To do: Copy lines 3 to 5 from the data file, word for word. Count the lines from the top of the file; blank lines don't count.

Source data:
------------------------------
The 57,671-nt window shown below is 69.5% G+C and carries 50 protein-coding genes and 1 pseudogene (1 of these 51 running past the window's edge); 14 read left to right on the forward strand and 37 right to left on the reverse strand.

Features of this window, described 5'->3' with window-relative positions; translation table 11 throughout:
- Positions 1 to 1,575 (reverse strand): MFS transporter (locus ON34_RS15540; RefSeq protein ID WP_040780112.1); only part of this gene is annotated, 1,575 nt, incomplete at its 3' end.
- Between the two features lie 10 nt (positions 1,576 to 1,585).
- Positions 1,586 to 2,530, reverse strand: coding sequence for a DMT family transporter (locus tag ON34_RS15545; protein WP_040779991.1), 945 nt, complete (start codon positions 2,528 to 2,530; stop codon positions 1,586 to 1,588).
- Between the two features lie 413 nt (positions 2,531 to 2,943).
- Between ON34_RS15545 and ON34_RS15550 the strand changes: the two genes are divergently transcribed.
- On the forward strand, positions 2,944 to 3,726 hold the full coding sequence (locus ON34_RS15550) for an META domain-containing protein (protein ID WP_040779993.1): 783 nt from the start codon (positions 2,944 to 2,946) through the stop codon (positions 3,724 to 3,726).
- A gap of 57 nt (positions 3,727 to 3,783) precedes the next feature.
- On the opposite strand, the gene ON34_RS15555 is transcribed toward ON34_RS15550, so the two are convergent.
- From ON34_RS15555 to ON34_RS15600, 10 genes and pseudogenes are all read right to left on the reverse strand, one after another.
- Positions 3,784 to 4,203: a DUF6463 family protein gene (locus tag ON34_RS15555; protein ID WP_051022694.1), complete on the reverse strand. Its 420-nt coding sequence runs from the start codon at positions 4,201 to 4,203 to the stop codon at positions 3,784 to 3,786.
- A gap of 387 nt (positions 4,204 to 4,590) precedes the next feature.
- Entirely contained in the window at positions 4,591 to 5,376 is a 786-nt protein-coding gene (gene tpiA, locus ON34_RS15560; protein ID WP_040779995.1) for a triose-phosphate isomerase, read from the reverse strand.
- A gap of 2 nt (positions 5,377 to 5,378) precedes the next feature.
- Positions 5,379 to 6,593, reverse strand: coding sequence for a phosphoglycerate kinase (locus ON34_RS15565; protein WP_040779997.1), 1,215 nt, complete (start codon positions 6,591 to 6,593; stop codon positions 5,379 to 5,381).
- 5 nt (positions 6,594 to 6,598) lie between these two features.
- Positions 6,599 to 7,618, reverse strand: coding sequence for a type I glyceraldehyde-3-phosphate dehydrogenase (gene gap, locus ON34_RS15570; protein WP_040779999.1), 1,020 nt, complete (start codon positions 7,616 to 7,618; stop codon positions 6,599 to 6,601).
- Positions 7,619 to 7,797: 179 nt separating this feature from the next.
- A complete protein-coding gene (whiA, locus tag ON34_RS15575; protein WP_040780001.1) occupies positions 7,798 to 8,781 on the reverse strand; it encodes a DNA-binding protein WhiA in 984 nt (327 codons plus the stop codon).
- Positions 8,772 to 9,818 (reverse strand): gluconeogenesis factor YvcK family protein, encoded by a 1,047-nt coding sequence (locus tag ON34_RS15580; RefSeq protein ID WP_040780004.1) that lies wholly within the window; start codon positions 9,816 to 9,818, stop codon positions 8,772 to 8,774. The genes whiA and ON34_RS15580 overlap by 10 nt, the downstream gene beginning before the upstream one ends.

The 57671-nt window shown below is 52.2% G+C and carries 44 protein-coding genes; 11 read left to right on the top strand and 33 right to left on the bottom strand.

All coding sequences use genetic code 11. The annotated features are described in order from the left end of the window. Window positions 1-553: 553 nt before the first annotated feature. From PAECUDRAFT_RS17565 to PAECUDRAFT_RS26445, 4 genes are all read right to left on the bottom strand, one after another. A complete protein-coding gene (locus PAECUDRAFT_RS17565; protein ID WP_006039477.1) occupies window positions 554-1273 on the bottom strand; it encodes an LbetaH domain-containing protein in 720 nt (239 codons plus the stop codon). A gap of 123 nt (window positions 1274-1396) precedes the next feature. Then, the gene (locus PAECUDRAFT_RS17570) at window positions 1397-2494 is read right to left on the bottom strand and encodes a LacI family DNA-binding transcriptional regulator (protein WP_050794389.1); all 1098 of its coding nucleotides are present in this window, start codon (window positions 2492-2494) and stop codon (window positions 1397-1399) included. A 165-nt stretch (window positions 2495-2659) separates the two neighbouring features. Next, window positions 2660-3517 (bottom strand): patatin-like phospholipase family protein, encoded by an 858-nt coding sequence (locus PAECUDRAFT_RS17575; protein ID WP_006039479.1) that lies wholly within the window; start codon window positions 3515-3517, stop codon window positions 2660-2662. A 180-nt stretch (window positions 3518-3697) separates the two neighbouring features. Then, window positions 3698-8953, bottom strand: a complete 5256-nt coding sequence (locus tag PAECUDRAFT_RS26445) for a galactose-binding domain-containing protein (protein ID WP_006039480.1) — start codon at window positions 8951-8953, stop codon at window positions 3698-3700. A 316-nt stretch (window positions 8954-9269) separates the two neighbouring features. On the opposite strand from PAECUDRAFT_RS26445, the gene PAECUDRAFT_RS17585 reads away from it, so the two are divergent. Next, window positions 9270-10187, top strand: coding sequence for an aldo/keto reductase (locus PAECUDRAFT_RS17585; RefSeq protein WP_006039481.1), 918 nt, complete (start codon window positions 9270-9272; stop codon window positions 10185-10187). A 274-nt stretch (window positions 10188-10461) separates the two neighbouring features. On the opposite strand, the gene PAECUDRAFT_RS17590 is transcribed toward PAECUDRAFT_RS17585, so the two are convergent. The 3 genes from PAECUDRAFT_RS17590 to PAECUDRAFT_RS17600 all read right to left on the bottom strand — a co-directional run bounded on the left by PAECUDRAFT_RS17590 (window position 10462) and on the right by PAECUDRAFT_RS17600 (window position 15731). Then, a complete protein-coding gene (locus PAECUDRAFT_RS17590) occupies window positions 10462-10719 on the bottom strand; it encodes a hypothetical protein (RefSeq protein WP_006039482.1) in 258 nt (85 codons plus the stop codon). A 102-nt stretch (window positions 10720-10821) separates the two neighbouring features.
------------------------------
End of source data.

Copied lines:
- Positions 1 to 1,575 (reverse strand): MFS transporter (locus ON34_RS15540; RefSeq protein ID WP_040780112.1); only part of this gene is annotated, 1,575 nt, incomplete at its 3' end.
- Between the two features lie 10 nt (positions 1,576 to 1,585).
- Positions 1,586 to 2,530, reverse strand: coding sequence for a DMT family transporter (locus tag ON34_RS15545; protein WP_040779991.1), 945 nt, complete (start codon positions 2,528 to 2,530; stop codon positions 1,586 to 1,588).